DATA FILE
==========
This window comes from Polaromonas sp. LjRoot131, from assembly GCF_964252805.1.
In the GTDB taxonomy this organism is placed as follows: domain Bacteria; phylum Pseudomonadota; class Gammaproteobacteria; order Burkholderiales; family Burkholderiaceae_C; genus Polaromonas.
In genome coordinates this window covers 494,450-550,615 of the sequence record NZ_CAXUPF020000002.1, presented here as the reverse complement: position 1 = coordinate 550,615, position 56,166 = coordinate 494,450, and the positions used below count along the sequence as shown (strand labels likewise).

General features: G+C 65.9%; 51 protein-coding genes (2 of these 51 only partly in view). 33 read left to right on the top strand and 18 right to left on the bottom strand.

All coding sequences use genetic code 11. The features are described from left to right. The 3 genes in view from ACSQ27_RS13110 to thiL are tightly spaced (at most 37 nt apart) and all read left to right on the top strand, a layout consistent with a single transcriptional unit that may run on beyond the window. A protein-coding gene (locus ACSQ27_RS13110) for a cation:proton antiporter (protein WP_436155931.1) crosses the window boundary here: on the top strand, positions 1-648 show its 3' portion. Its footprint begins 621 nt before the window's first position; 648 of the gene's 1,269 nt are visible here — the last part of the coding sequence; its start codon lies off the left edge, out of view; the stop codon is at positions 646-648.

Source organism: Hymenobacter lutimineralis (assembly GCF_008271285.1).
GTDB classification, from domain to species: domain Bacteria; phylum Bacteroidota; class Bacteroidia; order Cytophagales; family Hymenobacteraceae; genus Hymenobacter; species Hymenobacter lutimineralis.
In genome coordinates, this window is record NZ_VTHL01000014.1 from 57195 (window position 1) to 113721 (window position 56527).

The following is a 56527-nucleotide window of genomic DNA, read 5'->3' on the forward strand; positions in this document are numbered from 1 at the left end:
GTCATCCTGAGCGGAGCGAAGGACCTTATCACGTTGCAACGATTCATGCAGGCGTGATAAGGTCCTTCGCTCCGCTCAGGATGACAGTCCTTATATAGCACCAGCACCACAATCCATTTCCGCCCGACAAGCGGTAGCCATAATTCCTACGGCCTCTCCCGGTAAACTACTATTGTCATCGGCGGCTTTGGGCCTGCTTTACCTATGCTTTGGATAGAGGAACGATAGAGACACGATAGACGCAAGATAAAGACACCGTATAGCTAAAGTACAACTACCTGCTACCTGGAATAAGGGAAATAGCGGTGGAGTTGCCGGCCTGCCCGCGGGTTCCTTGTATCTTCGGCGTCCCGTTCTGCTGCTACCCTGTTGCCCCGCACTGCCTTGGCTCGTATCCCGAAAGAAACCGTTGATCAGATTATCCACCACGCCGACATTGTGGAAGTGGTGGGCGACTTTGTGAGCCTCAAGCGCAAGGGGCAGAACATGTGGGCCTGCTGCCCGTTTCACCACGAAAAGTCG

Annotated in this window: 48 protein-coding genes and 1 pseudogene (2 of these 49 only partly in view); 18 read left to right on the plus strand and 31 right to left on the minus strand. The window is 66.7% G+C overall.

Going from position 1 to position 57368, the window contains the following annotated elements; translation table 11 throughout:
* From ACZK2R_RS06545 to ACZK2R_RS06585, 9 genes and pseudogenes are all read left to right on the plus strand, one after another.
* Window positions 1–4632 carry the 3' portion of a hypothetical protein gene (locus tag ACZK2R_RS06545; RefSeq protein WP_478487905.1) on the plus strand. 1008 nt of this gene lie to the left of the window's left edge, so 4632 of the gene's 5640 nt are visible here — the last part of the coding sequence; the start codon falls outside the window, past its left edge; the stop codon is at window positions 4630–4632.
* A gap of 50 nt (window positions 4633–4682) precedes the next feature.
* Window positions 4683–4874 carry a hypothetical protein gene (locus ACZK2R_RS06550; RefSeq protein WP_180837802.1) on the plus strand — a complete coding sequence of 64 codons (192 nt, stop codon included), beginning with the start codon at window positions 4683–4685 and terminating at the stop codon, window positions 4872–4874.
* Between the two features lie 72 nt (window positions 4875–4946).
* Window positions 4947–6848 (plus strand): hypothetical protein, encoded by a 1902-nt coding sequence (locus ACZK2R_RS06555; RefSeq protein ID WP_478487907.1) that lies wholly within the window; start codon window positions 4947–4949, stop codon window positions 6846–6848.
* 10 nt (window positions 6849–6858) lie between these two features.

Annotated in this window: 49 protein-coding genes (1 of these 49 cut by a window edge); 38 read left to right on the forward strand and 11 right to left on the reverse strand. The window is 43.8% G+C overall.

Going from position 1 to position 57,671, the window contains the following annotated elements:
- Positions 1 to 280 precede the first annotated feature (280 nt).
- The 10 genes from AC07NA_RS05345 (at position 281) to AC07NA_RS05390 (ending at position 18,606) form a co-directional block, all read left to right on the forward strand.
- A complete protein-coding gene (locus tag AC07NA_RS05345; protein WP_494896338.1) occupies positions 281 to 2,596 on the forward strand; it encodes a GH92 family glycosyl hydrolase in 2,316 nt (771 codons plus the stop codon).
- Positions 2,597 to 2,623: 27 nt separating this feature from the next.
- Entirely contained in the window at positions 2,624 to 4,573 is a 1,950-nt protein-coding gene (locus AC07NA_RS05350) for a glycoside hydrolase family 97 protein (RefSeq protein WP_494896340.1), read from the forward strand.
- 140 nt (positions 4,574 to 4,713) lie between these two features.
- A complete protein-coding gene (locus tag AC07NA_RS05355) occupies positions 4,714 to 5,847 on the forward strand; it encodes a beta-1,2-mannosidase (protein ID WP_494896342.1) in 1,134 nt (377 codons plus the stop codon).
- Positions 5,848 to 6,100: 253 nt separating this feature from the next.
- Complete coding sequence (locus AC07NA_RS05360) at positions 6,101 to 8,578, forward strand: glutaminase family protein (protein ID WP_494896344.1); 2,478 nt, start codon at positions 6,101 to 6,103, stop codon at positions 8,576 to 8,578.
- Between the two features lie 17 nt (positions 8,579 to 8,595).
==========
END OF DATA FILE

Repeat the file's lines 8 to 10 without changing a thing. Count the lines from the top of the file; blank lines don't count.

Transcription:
In genome coordinates, this window is record NZ_VTHL01000014.1 from 57195 (window position 1) to 113721 (window position 56527).

The following is a 56527-nucleotide window of genomic DNA, read 5'->3' on the forward strand; positions in this document are numbered from 1 at the left end:
GTCATCCTGAGCGGAGCGAAGGACCTTATCACGTTGCAACGATTCATGCAGGCGTGATAAGGTCCTTCGCTCCGCTCAGGATGACAGTCCTTATATAGCACCAGCACCACAATCCATTTCCGCCCGACAAGCGGTAGCCATAATTCCTACGGCCTCTCCCGGTAAACTACTATTGTCATCGGCGGCTTTGGGCCTGCTTTACCTATGCTTTGGATAGAGGAACGATAGAGACACGATAGACGCAAGATAAAGACACCGTATAGCTAAAGTACAACTACCTGCTACCTGGAATAAGGGAAATAGCGGTGGAGTTGCCGGCCTGCCCGCGGGTTCCTTGTATCTTCGGCGTCCCGTTCTGCTGCTACCCTGTTGCCCCGCACTGCCTTGGCTCGTATCCCGAAAGAAACCGTTGATCAGATTATCCACCACGCCGACATTGTGGAAGTGGTGGGCGACTTTGTGAGCCTCAAGCGCAAGGGGCAGAACATGTGGGCCTGCTGCCCGTTTCACCACGAAAAGTCG